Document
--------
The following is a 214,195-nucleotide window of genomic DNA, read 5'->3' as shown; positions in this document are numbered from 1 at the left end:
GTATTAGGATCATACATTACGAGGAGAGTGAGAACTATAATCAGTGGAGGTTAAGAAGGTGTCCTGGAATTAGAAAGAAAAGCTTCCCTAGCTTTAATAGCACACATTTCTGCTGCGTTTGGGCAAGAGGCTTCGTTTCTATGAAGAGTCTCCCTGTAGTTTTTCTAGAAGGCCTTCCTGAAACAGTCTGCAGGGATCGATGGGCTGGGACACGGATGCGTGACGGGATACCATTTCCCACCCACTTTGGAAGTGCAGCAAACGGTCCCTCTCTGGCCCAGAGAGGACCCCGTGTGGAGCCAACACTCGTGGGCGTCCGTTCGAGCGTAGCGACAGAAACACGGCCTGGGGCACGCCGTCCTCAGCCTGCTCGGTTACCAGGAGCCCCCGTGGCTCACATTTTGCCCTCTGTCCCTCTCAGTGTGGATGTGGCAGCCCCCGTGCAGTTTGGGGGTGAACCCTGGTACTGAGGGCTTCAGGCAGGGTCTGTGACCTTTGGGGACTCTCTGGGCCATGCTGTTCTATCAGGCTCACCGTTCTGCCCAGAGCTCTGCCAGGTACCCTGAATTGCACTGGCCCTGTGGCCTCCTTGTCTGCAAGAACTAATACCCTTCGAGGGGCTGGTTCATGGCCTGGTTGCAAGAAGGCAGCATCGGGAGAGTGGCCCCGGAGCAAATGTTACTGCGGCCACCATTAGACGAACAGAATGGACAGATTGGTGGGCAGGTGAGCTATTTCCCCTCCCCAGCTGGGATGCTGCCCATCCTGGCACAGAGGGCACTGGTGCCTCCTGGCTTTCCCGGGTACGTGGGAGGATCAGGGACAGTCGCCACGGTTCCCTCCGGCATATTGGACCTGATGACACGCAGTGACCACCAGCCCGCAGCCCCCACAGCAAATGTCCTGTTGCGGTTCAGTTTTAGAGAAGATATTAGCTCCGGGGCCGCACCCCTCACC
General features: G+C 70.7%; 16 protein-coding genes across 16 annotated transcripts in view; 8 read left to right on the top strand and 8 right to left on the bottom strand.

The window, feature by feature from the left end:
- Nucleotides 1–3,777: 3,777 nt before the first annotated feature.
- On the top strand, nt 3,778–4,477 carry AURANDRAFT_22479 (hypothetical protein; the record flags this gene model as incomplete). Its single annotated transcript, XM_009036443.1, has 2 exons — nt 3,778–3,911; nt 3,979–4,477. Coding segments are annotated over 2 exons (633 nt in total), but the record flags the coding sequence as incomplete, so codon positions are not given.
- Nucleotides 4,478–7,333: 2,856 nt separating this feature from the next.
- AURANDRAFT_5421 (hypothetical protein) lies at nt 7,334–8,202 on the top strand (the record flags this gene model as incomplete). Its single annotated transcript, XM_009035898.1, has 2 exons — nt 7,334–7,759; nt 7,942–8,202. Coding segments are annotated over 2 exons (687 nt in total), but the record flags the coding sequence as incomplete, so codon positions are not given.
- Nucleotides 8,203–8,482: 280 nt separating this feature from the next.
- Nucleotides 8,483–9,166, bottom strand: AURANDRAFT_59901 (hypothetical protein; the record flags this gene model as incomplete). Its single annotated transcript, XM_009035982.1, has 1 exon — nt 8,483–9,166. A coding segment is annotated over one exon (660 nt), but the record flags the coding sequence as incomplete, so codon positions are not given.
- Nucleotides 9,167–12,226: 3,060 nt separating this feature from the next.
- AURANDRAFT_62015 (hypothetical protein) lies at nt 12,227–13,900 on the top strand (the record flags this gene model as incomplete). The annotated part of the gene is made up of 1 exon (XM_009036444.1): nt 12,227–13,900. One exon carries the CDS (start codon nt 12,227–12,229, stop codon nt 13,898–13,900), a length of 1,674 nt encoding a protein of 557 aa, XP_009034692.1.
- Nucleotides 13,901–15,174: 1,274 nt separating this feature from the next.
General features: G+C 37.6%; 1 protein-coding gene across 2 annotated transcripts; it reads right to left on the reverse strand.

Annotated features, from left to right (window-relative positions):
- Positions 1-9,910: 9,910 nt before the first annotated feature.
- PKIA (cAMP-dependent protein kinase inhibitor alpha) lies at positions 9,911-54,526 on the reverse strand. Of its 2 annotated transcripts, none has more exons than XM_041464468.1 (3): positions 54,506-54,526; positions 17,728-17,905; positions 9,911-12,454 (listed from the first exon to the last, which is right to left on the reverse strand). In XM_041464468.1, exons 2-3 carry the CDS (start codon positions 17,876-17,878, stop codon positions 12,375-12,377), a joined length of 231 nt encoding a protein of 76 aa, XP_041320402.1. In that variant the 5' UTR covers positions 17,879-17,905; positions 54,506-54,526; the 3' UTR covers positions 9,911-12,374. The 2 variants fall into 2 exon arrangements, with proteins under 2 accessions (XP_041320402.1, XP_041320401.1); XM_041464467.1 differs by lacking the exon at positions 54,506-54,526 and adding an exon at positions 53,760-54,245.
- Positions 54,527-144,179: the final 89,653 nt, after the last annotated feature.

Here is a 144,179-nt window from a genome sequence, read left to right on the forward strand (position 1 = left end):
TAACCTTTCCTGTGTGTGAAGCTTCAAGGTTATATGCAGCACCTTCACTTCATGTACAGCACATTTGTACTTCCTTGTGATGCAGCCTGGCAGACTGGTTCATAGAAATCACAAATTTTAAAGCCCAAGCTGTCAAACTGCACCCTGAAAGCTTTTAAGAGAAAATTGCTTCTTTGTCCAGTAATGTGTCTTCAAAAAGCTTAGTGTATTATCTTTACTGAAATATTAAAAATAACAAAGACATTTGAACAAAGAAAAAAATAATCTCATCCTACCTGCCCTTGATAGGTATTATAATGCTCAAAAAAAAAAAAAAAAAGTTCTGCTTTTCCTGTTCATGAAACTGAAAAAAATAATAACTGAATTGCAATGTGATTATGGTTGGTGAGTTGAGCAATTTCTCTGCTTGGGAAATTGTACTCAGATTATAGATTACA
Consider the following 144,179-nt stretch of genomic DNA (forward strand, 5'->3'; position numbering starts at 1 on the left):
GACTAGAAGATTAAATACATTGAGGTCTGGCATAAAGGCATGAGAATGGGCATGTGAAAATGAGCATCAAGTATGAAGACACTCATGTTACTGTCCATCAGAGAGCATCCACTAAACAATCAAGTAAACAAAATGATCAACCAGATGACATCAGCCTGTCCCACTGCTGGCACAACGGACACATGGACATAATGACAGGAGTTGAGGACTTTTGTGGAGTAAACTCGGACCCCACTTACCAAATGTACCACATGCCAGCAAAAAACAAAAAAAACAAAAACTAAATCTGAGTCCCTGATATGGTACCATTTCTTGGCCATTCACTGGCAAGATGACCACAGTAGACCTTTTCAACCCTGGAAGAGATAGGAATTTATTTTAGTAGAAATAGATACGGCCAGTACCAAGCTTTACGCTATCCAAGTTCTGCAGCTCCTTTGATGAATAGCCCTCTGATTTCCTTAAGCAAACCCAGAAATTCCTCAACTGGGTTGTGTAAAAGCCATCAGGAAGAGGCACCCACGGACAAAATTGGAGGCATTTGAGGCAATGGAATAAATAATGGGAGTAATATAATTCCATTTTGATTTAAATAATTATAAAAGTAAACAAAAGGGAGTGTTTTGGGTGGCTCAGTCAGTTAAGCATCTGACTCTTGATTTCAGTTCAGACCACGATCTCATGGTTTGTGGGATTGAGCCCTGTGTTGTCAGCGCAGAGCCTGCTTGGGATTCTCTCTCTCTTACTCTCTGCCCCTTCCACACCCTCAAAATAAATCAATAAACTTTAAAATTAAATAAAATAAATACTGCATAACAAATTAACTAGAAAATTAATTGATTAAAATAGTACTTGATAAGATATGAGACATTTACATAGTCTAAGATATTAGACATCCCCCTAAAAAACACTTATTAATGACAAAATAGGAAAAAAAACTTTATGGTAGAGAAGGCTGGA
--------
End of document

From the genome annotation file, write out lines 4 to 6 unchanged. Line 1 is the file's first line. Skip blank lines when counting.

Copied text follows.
The window, feature by feature from the left end:
- Nucleotides 1–3,777: 3,777 nt before the first annotated feature.
- On the top strand, nt 3,778–4,477 carry AURANDRAFT_22479 (hypothetical protein; the record flags this gene model as incomplete). Its single annotated transcript, XM_009036443.1, has 2 exons — nt 3,778–3,911; nt 3,979–4,477. Coding segments are annotated over 2 exons (633 nt in total), but the record flags the coding sequence as incomplete, so codon positions are not given.